Outside of acting as the CEO of Voxel8, Dr. Jennifer Lewis performs cutting edge research into the diverse fields of bioprinting, electronics, and 4D printing, pushing the boundaries of these exciting technologies at every turn. Her most recent breakthrough, with her team at Harvard John A. Paulson School for Engineering and Applied Sciences (SEAS) and the Wyss Institute for Biologically Inspired Engineering at Harvard University, is the 3D printing of thick, vascularized tissues that may have a great deal of significance for the future of artificial tissues and organs.
One of the biggest roadblocks in bioprinting is the ability to 3D print the proper blood vessels for scaling up bioprinted tissues. While we just reported on a story from the University of Toronto, in which blood vessels were created through a stamping process, Prof. Lewis was one of the original pioneers in 3D printing vasculature for delivering nutrients to artificial tissues. This most recent study sees the team build upon this previous work to increase the thickness of their printed tissues by almost ten times through the use of a vascular network, living cells, and an extracellular matrix, resulting in functioning human tissue that can survive for over six weeks.
Published in the Proceedings of the National Academy of Sciences (PNAS), the team’s report details their work in creating complex, thick human tissue containing a network of vasculature for the transmission of fluids, nutrients, and cell growth factors. To do so, Lewis’ team 3D printed a custom, silicone mold consisting of a lattice of vascular plumbing, followed by 3D printed living stem cells.
The structure was then built up, layer by layer, with vertical vascular columns connecting the plumbing throughout the entire object. Once complete, a mixture of fibroblasts and an extracellular matrix is put into the structure, filling all open space and holding the entire structure together.
The resulting print is open at either end, allowing nutrients to flow throughout. Cell growth factors injected into the structure can be carried across the vascular network, as well, encouraging the differentiation of stem cells. Now that the team has invented a process for supporting the blood vessels as the object is fabricated, the shape, thickness, and makeup of the structure can be customized for a given organ tissue.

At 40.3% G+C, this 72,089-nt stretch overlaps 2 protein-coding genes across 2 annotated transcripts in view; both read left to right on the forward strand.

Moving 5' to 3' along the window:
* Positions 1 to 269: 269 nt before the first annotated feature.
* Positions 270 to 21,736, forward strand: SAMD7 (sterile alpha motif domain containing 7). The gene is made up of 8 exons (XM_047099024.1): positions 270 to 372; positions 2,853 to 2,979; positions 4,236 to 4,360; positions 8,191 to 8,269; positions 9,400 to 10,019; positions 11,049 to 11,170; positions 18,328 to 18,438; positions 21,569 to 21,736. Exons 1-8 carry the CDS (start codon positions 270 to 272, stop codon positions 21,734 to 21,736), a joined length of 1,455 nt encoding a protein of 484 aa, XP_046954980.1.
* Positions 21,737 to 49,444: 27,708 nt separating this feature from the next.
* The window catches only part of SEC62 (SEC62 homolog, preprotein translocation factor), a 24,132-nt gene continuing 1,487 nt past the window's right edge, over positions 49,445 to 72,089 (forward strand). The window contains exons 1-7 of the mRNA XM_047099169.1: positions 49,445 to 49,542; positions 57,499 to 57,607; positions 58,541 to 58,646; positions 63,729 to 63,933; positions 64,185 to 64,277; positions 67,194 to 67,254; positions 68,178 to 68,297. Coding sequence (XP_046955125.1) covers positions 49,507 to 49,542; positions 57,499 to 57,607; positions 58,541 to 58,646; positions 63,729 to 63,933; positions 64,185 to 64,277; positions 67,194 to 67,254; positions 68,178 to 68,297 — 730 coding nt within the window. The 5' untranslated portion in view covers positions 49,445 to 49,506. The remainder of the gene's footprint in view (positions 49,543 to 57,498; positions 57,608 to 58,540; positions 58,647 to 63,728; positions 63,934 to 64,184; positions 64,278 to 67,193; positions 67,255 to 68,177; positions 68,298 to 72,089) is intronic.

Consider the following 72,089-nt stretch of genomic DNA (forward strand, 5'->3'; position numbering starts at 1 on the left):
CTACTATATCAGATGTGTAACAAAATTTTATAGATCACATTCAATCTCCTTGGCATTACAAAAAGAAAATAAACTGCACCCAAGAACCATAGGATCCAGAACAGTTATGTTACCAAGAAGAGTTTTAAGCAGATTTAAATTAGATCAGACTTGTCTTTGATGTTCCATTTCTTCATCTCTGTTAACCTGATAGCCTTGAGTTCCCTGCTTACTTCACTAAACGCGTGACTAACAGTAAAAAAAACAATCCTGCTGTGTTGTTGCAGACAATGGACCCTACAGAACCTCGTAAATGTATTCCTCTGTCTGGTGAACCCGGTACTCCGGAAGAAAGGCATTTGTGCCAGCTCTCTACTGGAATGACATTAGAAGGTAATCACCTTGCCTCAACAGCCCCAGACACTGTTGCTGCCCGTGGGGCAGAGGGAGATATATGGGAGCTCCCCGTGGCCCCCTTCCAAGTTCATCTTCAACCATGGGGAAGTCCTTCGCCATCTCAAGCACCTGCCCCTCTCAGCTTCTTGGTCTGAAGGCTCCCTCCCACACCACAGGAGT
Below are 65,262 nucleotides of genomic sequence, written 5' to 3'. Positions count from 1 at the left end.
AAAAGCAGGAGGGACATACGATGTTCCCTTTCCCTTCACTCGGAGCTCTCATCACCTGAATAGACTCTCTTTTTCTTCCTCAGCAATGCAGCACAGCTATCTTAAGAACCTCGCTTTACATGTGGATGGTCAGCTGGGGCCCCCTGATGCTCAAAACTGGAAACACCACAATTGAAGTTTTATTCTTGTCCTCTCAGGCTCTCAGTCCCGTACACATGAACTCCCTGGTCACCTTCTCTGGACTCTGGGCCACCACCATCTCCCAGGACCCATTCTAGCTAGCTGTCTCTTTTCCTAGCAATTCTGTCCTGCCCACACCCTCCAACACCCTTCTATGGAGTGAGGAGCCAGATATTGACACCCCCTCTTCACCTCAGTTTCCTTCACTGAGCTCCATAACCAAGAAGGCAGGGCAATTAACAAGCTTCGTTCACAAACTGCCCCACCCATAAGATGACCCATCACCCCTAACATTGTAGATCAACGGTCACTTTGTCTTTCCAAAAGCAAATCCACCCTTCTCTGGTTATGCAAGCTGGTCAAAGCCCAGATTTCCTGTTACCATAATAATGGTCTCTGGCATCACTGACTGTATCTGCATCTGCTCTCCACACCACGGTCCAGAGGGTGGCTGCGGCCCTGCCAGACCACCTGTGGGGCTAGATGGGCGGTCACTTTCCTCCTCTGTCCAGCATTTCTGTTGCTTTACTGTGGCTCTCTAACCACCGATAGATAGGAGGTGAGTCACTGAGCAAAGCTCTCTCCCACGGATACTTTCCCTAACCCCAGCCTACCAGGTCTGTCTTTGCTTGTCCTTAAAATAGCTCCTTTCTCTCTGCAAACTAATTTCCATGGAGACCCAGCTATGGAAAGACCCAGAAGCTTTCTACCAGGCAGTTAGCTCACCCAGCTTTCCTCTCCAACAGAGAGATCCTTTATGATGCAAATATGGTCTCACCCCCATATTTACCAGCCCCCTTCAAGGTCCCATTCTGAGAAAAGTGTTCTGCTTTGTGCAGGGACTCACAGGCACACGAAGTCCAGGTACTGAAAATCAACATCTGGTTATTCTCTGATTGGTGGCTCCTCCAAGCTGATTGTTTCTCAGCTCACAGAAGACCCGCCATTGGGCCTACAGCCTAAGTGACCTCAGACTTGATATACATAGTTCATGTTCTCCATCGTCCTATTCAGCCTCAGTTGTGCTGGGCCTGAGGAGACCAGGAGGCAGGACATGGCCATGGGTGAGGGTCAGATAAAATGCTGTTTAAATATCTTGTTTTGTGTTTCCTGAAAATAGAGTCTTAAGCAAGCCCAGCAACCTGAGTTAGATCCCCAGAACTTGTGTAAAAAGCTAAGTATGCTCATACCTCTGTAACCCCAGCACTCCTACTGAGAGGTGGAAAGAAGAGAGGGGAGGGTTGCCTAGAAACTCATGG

In the case of this study, Lewis’ group was able to 3D print a one-centimeter-thick tissue made up of human bone marrow stem cells attached to connective tissue and filled with vessels lined with endothelial cells, similar to our own blood vessels. For one month, the team was able to induce the growth of cells in the process of developing into bone cells.
“This latest work extends the capabilities of our multi-material bioprinting platform to thick human tissues, bringing us one step closer to creating architectures for tissue repair and regeneration,” says Dr. Lewis, senior author on the study. David Kolesky, a graduate researcher on the project, adds, “Having the vasculature pre-fabricated within the tissue allows enhanced cell functionality at the deep core of the tissue, and gives us the ability to modulate those cell functions through the use of perfusable substances such as growth factors.”
The work of Dr. Lewis’ team goes a long way to developing tissue that could replace animal testing and bring drugs to market much more quickly. Past that, the research could even lead to, one day, complete bioficial organs. But, first, they will have to extend the viability of these 3D printed tissues in order to ensure that the cells can differentiate into their ultimate form.